• Three Minutes

Is the MBTI Personality Test a hoax?

The MBTI personality test is so popular and common that I have seen people starting introductions by saying they are an ENTJ personality type.

The first time I heard it, I got confused and immediately googled it up.

Then I found a test and saw that I am INTJ one of the rarest personality types. I immediately felt better about myself.

What if we were to tell you that this test was only meant for you and the recruiter to feel better about you? Still, about 1.5 million people take the test online each year, and more than 88% of Fortune 500 companies, as well as hundreds of universities, uses it in hiring and training.

Let us first see how this test works.

We found a simplified version on Team Technology that we are sharing here. In each of the four statements given below, you have to make a choice. E or I? S or N and so on. And based on your choice you become an ESTJ or an ISFP.

People and things (Extraversion or "E"), or ideas and information (Introversion or "I").

Facts and reality (Sensing or "S"), or possibilities and potential (Intuition or "N").

Logic and truth (Thinking or "T"), or values and relationships (Feeling or "F").

A lifestyle that is well-structured (Judgment or "J"), or one that goes with the flow (Perception or "P").

But the thing is, we aren’t always the best judge of ourselves. I still haven’t made up my mind whether I am an Extrovert or an Introvert and that was just the first statement! So Katharine Cook Briggs and her daughter Isabel Briggs Myers created this test which through a series (approximately 90+) questions makes your decision for you.

But psychologists are now calling it unscientific and bogus.

They state that the MBTI test was born out of the theories of Carl Jung which were proposed before psychology became an empirical science and thus were never tested properly. Even Carl Jung called them rough tendencies, not strict classifications as they weren’t tested via controlled experiments. And the Briggs weren’t even initiated in psychology although Katherine Briggs was known to be a very perceptive woman.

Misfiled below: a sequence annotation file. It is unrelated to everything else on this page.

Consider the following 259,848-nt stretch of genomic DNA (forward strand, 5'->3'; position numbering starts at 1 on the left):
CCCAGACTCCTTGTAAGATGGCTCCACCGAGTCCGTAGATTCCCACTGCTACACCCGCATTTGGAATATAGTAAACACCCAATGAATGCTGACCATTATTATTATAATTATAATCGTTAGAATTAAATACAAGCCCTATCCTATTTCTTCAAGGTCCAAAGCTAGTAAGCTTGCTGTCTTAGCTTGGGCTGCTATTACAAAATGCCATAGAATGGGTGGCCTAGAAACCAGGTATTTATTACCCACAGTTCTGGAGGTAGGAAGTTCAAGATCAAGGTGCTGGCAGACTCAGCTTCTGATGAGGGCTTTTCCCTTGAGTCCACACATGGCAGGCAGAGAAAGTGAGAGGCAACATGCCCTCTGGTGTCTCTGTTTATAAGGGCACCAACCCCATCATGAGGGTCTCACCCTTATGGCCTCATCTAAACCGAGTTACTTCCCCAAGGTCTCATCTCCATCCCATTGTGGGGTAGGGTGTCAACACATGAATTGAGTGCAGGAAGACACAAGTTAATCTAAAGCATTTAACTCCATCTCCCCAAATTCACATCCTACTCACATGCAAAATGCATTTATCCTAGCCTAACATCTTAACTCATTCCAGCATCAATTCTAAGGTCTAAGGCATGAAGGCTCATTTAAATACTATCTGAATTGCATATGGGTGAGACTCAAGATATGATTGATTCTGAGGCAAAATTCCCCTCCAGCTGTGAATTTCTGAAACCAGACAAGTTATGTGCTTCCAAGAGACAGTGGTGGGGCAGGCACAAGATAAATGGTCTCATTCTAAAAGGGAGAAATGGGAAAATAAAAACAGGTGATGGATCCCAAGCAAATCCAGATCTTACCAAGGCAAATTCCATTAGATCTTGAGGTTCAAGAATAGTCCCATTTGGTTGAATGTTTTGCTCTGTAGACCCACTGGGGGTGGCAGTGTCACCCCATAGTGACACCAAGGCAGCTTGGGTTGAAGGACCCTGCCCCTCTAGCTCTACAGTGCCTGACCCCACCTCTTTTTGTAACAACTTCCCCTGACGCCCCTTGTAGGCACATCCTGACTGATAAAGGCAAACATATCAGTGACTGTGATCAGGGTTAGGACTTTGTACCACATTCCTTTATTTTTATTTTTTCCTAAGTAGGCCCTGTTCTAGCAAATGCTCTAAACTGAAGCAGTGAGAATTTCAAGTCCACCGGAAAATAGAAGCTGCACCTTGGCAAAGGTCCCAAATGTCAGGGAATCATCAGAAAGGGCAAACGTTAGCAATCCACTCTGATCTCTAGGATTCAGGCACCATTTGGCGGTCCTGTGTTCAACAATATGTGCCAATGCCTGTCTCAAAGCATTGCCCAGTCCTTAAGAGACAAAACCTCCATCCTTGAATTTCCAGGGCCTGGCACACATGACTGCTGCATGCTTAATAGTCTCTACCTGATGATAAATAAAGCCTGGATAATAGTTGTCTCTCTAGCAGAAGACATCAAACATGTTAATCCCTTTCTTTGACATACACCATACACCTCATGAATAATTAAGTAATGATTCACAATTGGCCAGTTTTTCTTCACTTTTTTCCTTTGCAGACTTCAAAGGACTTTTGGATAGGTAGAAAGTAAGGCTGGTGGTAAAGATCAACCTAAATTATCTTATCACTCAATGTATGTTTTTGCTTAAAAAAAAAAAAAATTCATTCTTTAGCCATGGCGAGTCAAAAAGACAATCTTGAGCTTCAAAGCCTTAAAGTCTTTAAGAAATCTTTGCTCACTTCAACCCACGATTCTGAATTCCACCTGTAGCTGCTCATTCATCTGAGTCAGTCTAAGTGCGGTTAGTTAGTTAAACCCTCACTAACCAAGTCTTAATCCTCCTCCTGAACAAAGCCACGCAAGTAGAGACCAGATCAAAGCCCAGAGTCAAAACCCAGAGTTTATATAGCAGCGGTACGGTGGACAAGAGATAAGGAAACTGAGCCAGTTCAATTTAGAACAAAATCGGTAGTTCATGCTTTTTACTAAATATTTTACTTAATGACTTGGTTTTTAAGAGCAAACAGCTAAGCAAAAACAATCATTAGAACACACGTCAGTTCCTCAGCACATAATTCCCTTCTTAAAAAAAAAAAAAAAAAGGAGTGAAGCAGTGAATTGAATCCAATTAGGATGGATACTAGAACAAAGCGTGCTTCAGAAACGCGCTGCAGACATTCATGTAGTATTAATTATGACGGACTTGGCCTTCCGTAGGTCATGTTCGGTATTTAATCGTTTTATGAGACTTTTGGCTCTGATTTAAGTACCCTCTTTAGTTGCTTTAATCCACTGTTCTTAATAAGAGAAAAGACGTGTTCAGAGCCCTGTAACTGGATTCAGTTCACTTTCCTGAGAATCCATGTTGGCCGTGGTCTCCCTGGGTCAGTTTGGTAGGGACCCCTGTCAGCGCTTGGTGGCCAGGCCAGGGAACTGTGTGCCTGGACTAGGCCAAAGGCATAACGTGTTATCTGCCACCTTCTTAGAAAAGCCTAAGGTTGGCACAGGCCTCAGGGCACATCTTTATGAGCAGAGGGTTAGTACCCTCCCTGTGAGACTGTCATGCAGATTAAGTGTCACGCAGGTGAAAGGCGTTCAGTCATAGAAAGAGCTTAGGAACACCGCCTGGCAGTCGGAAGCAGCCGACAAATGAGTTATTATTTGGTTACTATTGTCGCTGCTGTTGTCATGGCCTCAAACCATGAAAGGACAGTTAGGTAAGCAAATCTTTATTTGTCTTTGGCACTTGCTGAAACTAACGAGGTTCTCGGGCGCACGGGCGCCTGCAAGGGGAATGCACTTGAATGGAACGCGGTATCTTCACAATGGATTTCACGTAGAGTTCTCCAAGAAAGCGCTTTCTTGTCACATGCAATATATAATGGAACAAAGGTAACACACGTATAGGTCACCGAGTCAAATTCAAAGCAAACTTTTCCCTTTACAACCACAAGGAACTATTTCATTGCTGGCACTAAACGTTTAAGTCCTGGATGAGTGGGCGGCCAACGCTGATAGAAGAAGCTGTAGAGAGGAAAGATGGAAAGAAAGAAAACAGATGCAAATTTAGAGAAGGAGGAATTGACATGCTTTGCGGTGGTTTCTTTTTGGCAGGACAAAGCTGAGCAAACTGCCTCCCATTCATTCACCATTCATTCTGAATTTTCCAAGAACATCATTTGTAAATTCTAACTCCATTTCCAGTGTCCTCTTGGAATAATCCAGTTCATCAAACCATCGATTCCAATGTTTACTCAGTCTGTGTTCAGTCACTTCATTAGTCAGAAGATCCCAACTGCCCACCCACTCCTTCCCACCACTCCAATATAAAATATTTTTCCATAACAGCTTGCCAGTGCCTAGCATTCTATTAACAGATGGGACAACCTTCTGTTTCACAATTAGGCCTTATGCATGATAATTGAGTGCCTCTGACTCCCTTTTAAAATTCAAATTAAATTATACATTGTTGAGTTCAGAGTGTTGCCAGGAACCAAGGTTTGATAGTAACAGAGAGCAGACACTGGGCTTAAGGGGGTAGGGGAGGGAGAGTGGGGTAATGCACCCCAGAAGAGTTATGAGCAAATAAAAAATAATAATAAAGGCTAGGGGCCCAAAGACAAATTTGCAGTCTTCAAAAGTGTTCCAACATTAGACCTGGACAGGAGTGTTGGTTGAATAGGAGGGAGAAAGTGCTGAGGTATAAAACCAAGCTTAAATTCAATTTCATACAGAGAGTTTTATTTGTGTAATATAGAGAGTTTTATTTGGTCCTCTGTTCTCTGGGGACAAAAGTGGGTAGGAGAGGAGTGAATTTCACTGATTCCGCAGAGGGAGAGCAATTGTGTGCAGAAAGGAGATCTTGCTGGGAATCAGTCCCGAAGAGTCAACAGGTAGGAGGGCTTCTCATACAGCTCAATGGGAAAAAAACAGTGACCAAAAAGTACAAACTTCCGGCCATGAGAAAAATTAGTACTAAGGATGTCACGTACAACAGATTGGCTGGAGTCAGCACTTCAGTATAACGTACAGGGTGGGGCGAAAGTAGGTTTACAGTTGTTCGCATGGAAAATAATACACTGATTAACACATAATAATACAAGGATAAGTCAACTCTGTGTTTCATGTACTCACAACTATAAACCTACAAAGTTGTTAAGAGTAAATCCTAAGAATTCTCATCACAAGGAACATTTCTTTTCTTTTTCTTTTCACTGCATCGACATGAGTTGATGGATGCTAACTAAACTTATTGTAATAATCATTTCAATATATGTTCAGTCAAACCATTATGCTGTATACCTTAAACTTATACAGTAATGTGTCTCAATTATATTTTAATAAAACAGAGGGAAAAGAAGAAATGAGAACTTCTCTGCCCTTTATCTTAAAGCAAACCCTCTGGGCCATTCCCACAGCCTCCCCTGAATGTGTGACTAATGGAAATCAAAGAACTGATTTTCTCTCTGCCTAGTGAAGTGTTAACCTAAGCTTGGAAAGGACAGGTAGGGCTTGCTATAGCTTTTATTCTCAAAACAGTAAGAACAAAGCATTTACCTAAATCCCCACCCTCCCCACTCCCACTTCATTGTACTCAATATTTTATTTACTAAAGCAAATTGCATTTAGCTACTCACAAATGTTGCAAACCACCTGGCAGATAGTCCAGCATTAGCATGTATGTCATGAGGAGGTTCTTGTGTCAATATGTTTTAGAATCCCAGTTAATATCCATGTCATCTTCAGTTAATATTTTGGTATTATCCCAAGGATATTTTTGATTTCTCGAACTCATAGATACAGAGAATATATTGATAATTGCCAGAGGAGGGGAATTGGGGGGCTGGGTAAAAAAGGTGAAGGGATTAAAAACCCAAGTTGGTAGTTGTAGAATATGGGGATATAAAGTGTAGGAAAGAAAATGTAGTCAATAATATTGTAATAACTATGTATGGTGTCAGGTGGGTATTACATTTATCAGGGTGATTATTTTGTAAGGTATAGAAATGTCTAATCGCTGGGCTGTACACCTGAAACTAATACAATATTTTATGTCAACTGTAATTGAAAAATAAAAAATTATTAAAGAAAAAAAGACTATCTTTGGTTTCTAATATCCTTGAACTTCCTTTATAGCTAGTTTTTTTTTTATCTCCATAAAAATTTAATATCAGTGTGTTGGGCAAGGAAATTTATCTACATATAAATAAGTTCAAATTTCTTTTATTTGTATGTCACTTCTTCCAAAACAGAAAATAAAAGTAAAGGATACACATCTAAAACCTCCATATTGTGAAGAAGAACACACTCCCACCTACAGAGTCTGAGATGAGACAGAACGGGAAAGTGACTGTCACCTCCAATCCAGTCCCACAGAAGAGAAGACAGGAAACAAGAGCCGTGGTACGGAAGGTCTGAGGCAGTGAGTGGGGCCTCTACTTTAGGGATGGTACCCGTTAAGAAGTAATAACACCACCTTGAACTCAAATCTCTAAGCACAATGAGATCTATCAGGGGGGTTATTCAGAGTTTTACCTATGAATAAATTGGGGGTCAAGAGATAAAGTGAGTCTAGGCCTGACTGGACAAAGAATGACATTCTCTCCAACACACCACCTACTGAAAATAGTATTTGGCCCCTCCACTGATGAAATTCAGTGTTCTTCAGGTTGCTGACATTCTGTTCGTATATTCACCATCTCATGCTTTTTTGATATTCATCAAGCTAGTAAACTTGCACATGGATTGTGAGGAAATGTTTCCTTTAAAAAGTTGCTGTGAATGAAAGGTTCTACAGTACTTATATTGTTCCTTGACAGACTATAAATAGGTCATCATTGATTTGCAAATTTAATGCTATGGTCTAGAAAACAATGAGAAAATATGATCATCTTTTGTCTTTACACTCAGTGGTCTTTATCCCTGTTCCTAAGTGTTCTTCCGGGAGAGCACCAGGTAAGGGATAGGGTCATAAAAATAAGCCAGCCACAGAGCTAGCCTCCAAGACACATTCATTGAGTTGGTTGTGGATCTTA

Another criticism here was that no personality can ever be black and white. Some are grey. I couldn’t make a decision whether I was an Extrovert or an Introvert because maybe I am an ambivert. The choices often come off as too far apart, not offering any middle ground. Recent psychologists have claimed that there are up to six personality dimensions as opposed to MBTI’s four.

Research has also shown that around 50% of the people who take the test twice get different results which again add to the ambiguity of the test.

For the Briggs’ the MBTI test as a method of increasing women employability in World War II times. It was to help women understand their personalities and choose the best job for them.

Although the Myers-Briggs company has discredited all such claims, stating they are based on old theories. They even maintained that when an individual answers 90+ questions it is difficult for him to give the exact same answers each time and the individual’s differing perceptions about himself/herself is what leads to divergent results.

But it is often difficult to believe those who make around $20 million off a fake test (or not) every year.

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